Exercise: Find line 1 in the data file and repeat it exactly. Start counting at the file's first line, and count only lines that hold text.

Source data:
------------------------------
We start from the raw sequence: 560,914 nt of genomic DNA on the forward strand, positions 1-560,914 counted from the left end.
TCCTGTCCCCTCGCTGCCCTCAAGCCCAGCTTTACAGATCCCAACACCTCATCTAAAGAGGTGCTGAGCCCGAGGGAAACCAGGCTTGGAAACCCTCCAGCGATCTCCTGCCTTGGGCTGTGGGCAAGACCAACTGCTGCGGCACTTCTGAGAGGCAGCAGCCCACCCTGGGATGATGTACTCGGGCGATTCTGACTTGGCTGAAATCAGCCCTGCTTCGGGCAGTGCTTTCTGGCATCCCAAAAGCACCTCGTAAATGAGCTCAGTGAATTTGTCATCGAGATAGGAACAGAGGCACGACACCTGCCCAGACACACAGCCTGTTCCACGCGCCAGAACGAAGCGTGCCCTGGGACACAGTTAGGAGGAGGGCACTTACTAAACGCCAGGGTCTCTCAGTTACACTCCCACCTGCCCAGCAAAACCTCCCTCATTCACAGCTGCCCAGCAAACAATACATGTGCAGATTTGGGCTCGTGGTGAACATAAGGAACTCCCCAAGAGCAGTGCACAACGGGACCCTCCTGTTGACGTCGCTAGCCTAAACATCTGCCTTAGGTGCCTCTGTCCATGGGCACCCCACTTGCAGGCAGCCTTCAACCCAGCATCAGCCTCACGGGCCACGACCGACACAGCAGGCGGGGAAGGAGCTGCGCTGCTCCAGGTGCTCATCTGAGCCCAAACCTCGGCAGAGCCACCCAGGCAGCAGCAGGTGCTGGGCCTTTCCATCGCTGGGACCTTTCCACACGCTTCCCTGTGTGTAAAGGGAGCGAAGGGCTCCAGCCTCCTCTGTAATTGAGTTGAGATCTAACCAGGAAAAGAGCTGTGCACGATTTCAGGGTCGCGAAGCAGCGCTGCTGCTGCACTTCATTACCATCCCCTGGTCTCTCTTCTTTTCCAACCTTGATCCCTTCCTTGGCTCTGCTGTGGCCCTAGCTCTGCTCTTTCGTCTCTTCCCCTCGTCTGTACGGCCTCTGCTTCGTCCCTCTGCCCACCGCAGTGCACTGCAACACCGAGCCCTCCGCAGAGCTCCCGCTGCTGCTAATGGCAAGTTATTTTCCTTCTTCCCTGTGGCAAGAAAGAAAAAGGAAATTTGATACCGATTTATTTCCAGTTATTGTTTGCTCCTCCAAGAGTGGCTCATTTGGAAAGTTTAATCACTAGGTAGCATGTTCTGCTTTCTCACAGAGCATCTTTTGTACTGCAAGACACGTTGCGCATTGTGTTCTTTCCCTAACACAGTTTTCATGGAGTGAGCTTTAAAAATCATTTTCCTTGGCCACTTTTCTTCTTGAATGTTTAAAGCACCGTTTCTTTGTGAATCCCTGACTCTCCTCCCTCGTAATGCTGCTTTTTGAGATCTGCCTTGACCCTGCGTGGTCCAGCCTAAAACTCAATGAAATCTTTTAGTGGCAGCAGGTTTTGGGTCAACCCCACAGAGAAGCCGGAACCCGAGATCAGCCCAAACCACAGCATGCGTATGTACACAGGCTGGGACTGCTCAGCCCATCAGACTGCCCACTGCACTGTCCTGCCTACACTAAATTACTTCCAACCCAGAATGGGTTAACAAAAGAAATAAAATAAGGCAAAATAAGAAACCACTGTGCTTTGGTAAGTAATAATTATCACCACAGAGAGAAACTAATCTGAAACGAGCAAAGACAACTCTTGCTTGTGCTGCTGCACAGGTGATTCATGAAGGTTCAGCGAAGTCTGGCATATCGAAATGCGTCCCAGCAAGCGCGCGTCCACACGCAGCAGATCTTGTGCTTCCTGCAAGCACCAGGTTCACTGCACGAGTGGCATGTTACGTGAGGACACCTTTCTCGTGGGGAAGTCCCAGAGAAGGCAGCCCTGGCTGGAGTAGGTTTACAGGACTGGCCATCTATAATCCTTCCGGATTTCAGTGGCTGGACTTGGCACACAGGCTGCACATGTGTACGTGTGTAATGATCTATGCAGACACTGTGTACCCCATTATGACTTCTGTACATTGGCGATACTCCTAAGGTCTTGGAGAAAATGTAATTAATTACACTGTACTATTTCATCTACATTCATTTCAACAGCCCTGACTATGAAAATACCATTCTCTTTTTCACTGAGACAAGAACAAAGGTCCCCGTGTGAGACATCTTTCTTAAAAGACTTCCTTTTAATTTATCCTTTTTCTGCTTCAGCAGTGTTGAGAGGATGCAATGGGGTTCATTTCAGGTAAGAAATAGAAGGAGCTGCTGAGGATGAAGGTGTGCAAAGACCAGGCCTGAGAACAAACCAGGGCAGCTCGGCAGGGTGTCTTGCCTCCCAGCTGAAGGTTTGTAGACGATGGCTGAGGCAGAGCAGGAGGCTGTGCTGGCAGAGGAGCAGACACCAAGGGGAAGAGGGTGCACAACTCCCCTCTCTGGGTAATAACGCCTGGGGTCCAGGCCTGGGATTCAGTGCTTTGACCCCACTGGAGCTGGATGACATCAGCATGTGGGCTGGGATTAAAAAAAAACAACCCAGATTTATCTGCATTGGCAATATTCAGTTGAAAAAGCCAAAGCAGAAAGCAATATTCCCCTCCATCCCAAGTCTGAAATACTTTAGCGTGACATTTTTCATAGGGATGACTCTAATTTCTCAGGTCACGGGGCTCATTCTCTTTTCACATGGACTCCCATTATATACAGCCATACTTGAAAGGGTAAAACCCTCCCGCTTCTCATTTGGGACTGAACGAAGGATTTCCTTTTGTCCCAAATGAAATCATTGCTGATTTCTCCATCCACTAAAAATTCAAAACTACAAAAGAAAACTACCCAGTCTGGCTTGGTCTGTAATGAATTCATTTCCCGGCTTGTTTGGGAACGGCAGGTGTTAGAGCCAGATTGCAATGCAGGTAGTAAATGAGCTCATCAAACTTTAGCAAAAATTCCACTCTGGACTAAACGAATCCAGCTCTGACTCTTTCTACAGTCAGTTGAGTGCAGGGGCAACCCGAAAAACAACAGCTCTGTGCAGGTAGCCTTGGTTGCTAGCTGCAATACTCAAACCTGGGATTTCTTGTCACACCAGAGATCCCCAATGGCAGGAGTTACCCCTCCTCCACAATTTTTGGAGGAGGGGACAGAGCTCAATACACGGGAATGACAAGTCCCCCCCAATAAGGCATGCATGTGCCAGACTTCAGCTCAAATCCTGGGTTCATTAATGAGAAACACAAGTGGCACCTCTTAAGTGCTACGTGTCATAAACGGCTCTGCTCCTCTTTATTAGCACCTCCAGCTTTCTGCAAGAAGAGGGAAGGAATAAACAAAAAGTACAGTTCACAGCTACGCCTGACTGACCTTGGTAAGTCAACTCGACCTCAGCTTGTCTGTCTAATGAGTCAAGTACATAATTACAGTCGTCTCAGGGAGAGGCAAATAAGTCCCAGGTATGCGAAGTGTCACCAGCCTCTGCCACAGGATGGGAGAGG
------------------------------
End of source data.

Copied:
We start from the raw sequence: 560,914 nt of genomic DNA on the forward strand, positions 1-560,914 counted from the left end.